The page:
Hillary Clinton told Ryan Tubridy on Friday night's Late Late Show that Ireland has become a "very personal" part of her life.
In an Irish television exclusive, the former US Secretary of State and Democratic presidential candidate was interviewed near her home in Chappaqua, upstate New York.
She discussed her defeat to Donald Trump, her memoir What Happened, and what Ireland means to her and her husband, former US President Bill Clinton.
"I do get the sense that when you come to Ireland, it's a little home from home," said Tubridy.
"It is," she agreed. "It's like a big sigh of relief. Yes."
"And why is that?" he asked.
"I don't know," Clinton answered. "I think partly because Bill's background and his feeling close to Ireland and his Irish roots. I think, because we were actively involved at a time of such hope and optimism.
"Going to Belfast early in his presidency, being on the steps of City Hall, lighting the Christmas tree, looking out at a totally huge sea of people and seeing so many young people, seeing fathers with their children on their shoulders...
"Those are indelible memories. Going to Dublin. Travelling around the country. Again, working with people whose values and concerns we not only respected, but shared. It's been fun.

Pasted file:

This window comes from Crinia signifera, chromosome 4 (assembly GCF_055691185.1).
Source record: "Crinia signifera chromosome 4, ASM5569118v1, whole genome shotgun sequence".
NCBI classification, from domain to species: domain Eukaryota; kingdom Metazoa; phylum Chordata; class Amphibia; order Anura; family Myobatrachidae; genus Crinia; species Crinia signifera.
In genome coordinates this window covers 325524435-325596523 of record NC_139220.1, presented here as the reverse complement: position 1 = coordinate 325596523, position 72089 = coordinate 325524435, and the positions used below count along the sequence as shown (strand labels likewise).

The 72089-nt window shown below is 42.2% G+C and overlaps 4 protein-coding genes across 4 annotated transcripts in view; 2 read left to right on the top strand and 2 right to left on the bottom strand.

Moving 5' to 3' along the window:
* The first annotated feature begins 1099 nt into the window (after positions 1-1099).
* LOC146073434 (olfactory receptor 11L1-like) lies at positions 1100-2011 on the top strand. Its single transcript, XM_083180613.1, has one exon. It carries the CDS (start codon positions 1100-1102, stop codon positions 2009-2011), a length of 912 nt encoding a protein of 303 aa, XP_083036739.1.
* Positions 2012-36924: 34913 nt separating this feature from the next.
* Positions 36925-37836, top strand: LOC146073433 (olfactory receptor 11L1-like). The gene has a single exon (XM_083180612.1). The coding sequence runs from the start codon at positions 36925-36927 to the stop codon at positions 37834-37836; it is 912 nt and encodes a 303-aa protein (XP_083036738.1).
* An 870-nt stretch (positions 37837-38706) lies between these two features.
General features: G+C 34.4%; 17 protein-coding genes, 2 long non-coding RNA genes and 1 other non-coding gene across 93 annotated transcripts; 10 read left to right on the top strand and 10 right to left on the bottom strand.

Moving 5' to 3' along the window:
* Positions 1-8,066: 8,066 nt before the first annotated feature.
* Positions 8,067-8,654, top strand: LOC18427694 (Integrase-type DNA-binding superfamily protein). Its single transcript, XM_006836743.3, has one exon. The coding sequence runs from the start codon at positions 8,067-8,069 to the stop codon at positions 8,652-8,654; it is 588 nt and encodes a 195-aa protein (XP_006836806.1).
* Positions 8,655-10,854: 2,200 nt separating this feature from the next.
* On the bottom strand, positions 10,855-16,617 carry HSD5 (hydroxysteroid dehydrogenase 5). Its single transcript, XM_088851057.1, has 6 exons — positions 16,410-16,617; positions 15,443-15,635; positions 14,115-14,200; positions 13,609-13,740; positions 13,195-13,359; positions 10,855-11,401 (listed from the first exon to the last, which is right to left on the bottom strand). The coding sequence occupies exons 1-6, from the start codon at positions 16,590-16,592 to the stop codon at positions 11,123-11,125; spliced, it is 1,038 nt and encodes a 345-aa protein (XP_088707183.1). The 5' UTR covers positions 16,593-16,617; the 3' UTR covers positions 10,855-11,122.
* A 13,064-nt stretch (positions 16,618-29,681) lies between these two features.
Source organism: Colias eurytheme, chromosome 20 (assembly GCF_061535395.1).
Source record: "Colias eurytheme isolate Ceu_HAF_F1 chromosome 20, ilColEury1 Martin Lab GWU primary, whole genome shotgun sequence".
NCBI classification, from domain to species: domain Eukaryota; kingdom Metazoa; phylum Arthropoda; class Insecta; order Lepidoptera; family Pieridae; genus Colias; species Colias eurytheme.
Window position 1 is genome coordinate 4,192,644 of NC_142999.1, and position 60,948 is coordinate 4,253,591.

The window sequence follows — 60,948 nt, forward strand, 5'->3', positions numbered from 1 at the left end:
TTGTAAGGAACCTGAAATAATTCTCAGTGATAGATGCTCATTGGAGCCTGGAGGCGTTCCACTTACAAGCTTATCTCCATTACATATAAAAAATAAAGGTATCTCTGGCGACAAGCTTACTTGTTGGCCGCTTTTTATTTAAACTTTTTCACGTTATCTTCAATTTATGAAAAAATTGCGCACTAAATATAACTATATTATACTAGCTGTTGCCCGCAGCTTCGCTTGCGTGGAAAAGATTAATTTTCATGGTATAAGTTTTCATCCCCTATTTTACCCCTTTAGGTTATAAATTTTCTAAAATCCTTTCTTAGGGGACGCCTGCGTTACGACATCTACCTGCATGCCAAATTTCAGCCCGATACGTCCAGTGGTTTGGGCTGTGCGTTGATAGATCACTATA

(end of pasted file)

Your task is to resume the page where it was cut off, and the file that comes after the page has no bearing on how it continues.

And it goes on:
"If Bill were here he'd talk about the golf courses he's played, and I could regale you with stories of the women I got to know... and the pots of tea that I enjoyed. It's very personal."
Earlier in the interview, Clinton had said that she and her husband are "extraordinarily interested in and devoted to the future of the island".
"And what we have tried to do in both our public and our personal capacities has been to encourage, certainly the peace process in the North, but also to enjoy the friendships that we've developed," she continued.
"It has been an absolute privilege to be, in some small way, involved in everything that's going on."